The much-discussed management issues associated with virtualisation arise once an organisation has virtualised around 30% of its servers, according to VMware.
“Right about the 30% virtualised point, customers realise that they are doing much more than just installing software,” the virtualisation software vendor’s COO Tod Nielsen said in a conference call with investment analysts yesterday. “They’re actually transforming the way they run their business and approach IT.”
This, Nielsen claimed, is when organisations “need to make sure they’ve got the right processes in place and change management and people”.
One of most frequently reported systems management issues associated with virtualisation is ‘virtual sprawl’, wherein the ease with which virtual servers can be provisioned leads to a proliferation of undocumented and unmanaged virtual machines.
Vendors including VMware see these issues as an opportunity to sell systems management software designed for virtual environments. Last month hardware manufacturer Dell unveiled its bid to diversify into enterprise systems management software, which is focussed on virtualised infrastructure.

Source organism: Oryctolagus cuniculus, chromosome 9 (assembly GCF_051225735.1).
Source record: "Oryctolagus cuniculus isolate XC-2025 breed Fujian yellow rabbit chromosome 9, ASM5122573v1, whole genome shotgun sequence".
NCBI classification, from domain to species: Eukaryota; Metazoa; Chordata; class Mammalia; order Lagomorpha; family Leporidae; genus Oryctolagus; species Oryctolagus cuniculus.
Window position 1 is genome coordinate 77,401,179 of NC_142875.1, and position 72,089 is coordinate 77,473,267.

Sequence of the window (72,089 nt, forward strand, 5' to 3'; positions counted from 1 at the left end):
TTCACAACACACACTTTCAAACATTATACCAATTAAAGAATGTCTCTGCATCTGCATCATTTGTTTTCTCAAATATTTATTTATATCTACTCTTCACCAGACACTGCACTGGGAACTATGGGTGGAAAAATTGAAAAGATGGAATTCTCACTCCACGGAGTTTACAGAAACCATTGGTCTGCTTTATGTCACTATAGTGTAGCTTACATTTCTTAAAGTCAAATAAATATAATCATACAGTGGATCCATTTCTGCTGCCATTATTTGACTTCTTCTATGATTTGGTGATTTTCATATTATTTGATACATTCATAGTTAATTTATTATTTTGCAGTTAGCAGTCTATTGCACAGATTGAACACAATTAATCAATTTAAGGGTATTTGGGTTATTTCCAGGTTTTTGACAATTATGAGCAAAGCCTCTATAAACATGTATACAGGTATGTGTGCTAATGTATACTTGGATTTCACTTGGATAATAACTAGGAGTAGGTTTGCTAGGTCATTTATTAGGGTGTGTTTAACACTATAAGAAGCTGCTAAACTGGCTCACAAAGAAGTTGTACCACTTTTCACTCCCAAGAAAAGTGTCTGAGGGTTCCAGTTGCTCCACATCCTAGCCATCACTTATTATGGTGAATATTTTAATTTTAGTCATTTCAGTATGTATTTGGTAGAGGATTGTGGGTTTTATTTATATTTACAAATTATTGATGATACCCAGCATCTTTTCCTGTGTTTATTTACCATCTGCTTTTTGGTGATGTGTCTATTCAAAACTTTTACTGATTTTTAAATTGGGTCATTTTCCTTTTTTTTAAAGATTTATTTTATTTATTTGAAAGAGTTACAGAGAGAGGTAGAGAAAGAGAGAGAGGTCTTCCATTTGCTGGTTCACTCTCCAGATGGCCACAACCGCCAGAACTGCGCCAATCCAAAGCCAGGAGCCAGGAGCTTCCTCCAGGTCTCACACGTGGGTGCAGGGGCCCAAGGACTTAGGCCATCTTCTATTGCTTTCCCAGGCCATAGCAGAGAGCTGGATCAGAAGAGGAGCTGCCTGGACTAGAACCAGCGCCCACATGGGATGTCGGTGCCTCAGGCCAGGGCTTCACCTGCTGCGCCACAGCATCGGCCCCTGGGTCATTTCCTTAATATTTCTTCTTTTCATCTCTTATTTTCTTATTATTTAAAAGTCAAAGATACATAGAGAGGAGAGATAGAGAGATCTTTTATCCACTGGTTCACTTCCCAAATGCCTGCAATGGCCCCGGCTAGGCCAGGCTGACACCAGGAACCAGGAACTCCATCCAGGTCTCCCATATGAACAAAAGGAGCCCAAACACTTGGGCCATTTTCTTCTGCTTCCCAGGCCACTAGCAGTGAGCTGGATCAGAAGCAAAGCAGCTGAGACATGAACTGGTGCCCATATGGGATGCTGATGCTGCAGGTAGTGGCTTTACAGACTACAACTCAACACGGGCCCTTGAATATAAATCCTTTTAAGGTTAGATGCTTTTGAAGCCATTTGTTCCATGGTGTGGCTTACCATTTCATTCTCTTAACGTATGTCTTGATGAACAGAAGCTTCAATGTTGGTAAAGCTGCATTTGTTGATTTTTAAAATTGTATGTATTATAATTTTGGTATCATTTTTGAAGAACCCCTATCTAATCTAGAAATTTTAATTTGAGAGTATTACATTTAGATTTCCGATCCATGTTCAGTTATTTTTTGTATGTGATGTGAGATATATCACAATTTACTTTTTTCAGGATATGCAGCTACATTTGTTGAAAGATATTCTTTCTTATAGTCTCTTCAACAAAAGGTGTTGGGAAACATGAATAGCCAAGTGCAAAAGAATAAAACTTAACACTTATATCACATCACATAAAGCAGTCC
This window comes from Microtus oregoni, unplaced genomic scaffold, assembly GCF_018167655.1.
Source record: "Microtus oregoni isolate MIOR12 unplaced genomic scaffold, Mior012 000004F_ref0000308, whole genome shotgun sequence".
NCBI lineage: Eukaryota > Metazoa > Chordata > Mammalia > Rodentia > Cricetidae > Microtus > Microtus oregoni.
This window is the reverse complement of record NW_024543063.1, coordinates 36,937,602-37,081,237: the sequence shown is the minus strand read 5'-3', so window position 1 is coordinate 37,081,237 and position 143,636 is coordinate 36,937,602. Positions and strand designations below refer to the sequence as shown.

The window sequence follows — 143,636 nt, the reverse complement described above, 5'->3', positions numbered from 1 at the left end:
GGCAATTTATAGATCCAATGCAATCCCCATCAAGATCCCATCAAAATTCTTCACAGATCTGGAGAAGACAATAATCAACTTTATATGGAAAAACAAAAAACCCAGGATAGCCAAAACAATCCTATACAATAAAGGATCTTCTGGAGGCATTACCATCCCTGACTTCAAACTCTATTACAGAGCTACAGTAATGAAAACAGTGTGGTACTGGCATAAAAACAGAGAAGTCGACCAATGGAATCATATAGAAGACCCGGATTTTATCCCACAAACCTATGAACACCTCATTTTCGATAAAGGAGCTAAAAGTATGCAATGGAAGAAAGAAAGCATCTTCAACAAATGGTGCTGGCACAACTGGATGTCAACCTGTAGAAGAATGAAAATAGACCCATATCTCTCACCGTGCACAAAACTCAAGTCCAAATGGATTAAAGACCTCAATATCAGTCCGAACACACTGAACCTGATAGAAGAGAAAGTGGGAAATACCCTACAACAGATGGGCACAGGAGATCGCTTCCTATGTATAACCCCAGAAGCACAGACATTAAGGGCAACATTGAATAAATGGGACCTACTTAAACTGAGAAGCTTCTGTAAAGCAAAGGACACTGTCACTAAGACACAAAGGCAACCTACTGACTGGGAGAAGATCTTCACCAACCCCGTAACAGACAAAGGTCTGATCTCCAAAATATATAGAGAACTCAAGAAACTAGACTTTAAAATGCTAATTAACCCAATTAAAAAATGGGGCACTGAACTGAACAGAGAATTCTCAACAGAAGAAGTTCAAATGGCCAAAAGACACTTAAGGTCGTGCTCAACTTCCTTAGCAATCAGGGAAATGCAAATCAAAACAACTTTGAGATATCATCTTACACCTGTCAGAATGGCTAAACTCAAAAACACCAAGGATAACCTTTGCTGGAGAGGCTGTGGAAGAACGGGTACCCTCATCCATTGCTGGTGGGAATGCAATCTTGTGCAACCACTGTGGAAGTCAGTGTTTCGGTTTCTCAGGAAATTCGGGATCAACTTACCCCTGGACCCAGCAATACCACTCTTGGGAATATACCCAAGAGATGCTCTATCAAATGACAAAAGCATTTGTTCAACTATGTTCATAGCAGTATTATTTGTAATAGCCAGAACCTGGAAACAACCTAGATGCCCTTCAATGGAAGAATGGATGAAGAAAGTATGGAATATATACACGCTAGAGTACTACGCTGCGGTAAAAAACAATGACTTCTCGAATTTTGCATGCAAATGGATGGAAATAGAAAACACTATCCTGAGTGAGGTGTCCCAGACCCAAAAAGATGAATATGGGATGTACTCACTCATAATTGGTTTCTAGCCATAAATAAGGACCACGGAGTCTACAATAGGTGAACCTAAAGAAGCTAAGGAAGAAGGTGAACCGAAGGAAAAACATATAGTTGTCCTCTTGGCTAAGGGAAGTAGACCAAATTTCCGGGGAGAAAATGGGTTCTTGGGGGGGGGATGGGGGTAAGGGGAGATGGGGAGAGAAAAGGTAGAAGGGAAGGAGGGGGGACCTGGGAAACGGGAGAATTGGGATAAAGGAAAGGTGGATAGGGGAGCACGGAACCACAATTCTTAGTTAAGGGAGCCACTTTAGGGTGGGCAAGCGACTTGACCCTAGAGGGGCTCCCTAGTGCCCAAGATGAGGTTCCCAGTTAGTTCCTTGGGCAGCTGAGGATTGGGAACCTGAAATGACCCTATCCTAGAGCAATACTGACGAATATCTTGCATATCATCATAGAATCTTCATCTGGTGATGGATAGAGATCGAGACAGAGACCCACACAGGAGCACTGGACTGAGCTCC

There is a chance, however, that the cost savings associated with virtualisation might be undermined by the expense of the systems management infrastructure required to keep it under control.
VMware made the remarks as it announced its most recent financial report. In the three months ending September 30 2010, the company’s revenues were $714 million, up 46% from the same period of last year. Net income for the quarter more than doubled year-on-year to $85 million.
However, VMware’s share price fell following the announcement because its cash flow was significantly lower than expected.